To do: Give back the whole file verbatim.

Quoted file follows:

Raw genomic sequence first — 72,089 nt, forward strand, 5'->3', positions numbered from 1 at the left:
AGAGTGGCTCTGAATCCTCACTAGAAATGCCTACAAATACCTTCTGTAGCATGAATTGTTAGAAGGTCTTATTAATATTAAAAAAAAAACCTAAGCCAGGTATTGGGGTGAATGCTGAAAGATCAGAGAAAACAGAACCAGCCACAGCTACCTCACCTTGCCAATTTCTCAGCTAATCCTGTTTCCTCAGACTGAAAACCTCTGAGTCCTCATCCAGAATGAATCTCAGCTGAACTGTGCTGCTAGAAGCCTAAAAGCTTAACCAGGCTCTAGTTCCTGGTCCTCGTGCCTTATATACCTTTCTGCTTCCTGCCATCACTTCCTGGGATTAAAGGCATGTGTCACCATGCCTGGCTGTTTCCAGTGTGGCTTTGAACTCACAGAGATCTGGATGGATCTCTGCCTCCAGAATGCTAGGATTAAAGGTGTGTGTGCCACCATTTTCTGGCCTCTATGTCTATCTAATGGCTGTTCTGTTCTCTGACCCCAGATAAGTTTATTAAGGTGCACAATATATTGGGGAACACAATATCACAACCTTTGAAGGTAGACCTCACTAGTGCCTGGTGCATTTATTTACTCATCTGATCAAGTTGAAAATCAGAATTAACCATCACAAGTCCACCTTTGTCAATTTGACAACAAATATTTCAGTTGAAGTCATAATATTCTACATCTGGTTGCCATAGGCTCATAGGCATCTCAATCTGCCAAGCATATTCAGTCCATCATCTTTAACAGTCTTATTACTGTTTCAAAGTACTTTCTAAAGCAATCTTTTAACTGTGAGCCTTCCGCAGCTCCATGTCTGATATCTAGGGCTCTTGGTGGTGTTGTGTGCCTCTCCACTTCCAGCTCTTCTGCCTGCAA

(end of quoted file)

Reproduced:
Raw genomic sequence first — 72,089 nt, forward strand, 5'->3', positions numbered from 1 at the left:
AGAGTGGCTCTGAATCCTCACTAGAAATGCCTACAAATACCTTCTGTAGCATGAATTGTTAGAAGGTCTTATTAATATTAAAAAAAAAACCTAAGCCAGGTATTGGGGTGAATGCTGAAAGATCAGAGAAAACAGAACCAGCCACAGCTACCTCACCTTGCCAATTTCTCAGCTAATCCTGTTTCCTCAGACTGAAAACCTCTGAGTCCTCATCCAGAATGAATCTCAGCTGAACTGTGCTGCTAGAAGCCTAAAAGCTTAACCAGGCTCTAGTTCCTGGTCCTCGTGCCTTATATACCTTTCTGCTTCCTGCCATCACTTCCTGGGATTAAAGGCATGTGTCACCATGCCTGGCTGTTTCCAGTGTGGCTTTGAACTCACAGAGATCTGGATGGATCTCTGCCTCCAGAATGCTAGGATTAAAGGTGTGTGTGCCACCATTTTCTGGCCTCTATGTCTATCTAATGGCTGTTCTGTTCTCTGACCCCAGATAAGTTTATTAAGGTGCACAATATATTGGGGAACACAATATCACAACCTTTGAAGGTAGACCTCACTAGTGCCTGGTGCATTTATTTACTCATCTGATCAAGTTGAAAATCAGAATTAACCATCACAAGTCCACCTTTGTCAATTTGACAACAAATATTTCAGTTGAAGTCATAATATTCTACATCTGGTTGCCATAGGCTCATAGGCATCTCAATCTGCCAAGCATATTCAGTCCATCATCTTTAACAGTCTTATTACTGTTTCAAAGTACTTTCTAAAGCAATCTTTTAACTGTGAGCCTTCCGCAGCTCCATGTCTGATATCTAGGGCTCTTGGTGGTGTTGTGTGCCTCTCCACTTCCAGCTCTTCTGCCTGCAA